Why on earth are you doing this?
WORDS BY MARK TEARLE
PHOTOS BY GAVIN PEACOCK & MARK TEARLE
There’s always at least one point in a race where my brain asks ‘what on earth are you doing?’. I doubt I am alone in this. The ridiculousness of the situation always brings out a stupid smile and an asthmatic laugh that tends to get supressed in the mucus at the back of the throat. We’re three laps in, and the pace has settled as the field strings out and riders jostle for position.
When I think about that ‘what on earth are you doing’ question, my facial expression will turn from a smile to a furrowed brow, troubled by my own vanity, my lust, my greed. It’s enough to stay on the bike and finish a race when this happens. Look at me, what a privileged ninny. It’s a conceit and I paid money to do it.
It’s not really about the money. For the most part, the organiser and the league are just about breaking even. The thing is that it is completely pointless, gratuitous even, and it is hard to reconcile all that effort – not out of necessity, not for survival, not even for money. I think about the suffering currently going on in Syrian cities like Aleppo, versus my own relatively fat contentment and comfort and I shake my head with embarrassment.
But look up: volunteers, community, people of all ages, sizes and ability… a perfect demographic slice of humanity at that time, in that place, in it together (not in that vulgar Tory rhetorical ‘sound bite’ kind of way – that rhetoric is a lie anyway, just in case you hadn’t realised), and all there for the purposes of doing something for the pleasure of others, with the knock-on benefit of improved health and fitness for those taking part, tradition and community cohesion; not for profit, not for the financial benefit of a few, but open, honest and done with true love.
Yeah, we’re not being bombed by our own government, or used as human shields by a fractious rebellion and others in a scramble for power or some misguided ideal, and, no, we aren’t chasing after our own food in order to survive. That furrowed brow expression turns into a smile again. I have made it round the next lap; I am still on the bike, my lungs are burning and my cheeks are flushed with colour from the effort, sweat drips off the peak of my cap, I can feel the blood coursing through my veins and I feel positively alive. There’s a heckle from the left that I don’t quite catch, but – insult or encouragement – it has that spurring effect to try to catch the rider in front. Lingering in mid-pack obscurity, my race is within the race and mostly with my own mental anguish – this is my Corinthian spirit.
I don’t mind the physical stresses my body is going through, that one hour is preferable to one hour sitting at a desk in a stuffy office. And I know I can balance my own selfish vanity by getting involved myself – stand on a corner and marshal or organise a race, and I do and I will continue to do so until I can no longer.
Cyclocross participation levels are steadily rising; the youth categories, populated by eager boys and girls, and numbers of women taking part are increasing year on year, as cyclocross is seen as a more encouraging and less dangerous pursuit in comparison to road riding – the community and friendly spirit at local league races is also well documented. But I can’t help thinking that more can be done.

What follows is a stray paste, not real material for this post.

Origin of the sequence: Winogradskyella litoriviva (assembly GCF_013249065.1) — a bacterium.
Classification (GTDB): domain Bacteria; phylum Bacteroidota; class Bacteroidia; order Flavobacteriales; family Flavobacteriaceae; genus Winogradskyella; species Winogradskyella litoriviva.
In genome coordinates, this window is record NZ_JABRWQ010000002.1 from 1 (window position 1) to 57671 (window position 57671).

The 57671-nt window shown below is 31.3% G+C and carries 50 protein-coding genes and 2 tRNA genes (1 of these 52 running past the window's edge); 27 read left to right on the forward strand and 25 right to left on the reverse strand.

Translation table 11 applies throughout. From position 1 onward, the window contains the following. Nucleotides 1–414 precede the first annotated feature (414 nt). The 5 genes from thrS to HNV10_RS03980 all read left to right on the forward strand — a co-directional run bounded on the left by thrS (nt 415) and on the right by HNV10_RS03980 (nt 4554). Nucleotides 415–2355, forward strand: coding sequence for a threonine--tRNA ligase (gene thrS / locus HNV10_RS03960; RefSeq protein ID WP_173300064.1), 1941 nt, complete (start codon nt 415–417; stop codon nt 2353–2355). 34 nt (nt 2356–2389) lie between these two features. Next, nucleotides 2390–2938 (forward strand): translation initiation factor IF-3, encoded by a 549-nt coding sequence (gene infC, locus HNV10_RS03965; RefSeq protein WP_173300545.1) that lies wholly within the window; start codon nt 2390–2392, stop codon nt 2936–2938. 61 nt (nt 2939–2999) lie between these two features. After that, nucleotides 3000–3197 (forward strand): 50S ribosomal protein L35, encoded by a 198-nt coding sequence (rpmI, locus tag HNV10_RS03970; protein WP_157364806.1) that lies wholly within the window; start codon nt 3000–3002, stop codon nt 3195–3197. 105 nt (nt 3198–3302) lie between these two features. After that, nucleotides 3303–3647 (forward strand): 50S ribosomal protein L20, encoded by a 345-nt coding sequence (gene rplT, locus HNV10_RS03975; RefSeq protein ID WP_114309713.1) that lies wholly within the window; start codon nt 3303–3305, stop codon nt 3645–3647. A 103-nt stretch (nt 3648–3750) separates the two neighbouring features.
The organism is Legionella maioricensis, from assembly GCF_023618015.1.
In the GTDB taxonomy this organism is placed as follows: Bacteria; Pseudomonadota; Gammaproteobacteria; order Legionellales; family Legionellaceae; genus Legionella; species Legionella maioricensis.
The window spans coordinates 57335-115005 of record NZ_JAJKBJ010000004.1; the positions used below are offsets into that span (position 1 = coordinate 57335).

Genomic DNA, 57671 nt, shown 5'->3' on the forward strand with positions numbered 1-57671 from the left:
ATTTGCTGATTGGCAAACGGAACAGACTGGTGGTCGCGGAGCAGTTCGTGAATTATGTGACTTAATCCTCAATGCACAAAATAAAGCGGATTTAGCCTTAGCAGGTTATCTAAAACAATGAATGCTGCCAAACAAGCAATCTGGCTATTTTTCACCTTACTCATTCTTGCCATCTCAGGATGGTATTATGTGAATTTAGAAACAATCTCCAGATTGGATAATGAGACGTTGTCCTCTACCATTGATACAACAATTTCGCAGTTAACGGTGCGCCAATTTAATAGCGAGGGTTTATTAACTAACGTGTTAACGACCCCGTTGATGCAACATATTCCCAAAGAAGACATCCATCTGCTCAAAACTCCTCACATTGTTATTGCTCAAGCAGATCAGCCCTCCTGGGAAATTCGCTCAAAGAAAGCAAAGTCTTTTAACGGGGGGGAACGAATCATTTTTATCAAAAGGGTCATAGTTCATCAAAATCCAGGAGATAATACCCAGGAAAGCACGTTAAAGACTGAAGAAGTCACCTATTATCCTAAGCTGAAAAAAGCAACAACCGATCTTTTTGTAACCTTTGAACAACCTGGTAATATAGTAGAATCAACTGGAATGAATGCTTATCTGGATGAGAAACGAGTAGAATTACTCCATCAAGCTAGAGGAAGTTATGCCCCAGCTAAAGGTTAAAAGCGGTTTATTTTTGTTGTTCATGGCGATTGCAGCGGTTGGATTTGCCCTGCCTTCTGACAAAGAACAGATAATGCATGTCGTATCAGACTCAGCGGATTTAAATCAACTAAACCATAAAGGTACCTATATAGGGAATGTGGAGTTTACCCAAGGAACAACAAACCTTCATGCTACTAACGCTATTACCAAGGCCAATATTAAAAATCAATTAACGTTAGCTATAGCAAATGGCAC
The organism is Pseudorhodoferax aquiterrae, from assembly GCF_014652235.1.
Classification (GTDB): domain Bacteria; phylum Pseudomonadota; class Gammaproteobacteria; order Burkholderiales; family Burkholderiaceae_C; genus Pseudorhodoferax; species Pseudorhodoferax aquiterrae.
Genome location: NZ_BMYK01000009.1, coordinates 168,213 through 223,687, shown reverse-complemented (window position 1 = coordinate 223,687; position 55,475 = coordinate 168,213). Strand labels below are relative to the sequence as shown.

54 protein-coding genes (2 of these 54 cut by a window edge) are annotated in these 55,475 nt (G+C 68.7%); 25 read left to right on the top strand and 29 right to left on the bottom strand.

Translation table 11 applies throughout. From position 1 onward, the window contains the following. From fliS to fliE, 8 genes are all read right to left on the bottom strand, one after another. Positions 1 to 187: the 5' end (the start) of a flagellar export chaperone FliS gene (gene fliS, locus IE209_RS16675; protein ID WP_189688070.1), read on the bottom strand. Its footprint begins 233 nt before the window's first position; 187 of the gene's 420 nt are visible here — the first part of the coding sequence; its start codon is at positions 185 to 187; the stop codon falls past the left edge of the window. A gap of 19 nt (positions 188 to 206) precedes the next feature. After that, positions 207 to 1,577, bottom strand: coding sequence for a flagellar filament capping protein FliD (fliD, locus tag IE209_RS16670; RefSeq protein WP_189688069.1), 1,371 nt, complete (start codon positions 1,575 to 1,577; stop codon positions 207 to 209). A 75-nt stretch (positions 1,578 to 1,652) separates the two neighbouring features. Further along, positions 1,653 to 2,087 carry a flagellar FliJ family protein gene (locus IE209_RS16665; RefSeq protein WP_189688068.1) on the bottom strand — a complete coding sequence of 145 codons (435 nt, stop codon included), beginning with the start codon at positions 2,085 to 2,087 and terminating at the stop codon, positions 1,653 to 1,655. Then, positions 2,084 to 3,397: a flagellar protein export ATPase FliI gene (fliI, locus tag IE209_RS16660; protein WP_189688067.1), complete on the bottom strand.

The cost of a bicycle and kit can be expensive and for many cases quite prohibitive for those younger people who could show promise if only they were provided with the opportunity. The cost of races, due to venue costs, insurance and race levies, is increasing still further.
Sometimes it is very difficult to see where the levy money goes and whether there is any benefit returned to developing the sport at the grass roots, especially for younger people. As far as I can see the increased participation has come from the ground up – cyclocross at an amateur level is in and of itself self–perpetuating and self-sustaining, but for how much longer? It is still reliant on a just a handful of people willing to put in the effort and make something happen.
I must admit that I became slightly disillusioned with British Cycling after the Jess Varnish/Shane Sutton business – I didn’t necessarily make any judgements about it, just that it left a bad taste in the mouth. And the ‘D’ word still lingers over the professional sport like some sort of Sword of Damocles.
I’m digressing into murky areas with this… The bell lap has arrived – only eight minutes left of this pain and then I can go and have a beer. My personal challenge is nearly over and I can cross the line with a smile on my face, knowing that I made the effort, I gave it a try, I finished.
I don’t have the answers to those questions I have posed, not least of all that initial question ‘just what on earth are you doing’, but I know I like the effort and I know I like being around those people and I know it is just fantastic fun, and it is still considered just that little bit weird. It is vain and it is utterly pointless and this, I think, is what I like most of all.
My friend opens a bottle of local IPA and hands it to me with a ‘well done’ – I take the first gulp, and then another. I earned it.